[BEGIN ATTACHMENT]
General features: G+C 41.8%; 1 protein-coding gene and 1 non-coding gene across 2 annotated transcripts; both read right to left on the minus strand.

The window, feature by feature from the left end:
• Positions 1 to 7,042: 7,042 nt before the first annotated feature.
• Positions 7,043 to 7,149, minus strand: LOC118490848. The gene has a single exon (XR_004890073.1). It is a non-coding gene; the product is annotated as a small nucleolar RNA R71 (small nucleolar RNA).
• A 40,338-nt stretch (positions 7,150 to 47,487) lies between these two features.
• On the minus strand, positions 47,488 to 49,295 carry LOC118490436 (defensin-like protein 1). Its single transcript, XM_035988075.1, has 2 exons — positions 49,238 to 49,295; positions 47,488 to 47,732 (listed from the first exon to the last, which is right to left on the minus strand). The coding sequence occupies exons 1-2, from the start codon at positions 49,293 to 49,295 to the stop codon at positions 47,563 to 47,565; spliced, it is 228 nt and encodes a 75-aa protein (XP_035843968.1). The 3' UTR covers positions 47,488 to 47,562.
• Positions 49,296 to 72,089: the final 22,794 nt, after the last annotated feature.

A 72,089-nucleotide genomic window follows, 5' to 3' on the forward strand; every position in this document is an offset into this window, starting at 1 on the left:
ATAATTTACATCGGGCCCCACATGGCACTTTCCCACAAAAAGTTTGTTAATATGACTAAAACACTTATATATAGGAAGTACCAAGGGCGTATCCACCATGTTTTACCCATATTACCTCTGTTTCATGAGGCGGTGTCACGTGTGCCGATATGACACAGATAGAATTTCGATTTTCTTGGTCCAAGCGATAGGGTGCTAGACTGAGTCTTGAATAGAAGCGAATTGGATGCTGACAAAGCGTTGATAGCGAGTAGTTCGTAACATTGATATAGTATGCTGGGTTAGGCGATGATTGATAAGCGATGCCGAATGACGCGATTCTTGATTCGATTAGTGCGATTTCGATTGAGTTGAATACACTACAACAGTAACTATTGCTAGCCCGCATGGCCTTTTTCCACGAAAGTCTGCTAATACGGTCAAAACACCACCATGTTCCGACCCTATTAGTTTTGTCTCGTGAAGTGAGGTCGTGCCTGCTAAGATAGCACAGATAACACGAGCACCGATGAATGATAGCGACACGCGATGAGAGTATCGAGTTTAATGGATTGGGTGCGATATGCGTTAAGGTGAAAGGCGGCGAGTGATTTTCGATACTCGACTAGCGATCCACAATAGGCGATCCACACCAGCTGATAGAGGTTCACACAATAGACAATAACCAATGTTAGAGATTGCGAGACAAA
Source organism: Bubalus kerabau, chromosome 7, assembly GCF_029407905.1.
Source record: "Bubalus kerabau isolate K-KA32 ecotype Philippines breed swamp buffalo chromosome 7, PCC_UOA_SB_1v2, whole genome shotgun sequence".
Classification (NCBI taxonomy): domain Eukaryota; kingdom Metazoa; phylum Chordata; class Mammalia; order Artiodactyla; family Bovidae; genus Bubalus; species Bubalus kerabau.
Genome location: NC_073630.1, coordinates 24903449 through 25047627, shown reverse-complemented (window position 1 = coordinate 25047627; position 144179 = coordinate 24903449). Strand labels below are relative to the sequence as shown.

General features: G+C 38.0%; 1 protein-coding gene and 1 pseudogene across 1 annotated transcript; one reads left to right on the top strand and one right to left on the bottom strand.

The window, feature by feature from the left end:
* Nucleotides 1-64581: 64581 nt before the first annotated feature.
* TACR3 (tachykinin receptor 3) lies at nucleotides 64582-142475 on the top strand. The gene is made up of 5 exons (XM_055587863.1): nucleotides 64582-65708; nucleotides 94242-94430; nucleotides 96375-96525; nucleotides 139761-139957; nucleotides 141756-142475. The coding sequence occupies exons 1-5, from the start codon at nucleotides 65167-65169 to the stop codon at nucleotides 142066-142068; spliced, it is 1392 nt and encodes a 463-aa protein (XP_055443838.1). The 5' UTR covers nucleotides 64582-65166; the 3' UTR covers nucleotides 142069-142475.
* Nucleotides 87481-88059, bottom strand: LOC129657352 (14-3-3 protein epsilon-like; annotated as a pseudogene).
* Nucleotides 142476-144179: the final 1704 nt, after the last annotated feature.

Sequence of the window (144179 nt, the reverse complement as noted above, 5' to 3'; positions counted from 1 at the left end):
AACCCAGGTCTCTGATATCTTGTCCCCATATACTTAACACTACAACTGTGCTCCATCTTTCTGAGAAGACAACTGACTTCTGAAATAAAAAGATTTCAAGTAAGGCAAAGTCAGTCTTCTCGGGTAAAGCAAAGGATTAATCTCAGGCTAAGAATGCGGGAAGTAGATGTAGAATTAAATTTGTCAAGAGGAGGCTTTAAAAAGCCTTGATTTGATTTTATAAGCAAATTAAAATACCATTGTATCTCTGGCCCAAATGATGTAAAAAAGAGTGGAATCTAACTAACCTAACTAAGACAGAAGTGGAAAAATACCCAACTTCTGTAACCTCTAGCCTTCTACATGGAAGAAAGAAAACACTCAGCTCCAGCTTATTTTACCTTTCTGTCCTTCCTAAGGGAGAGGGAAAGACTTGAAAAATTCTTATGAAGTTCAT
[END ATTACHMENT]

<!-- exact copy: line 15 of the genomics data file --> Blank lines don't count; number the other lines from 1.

The window, feature by feature from the left end: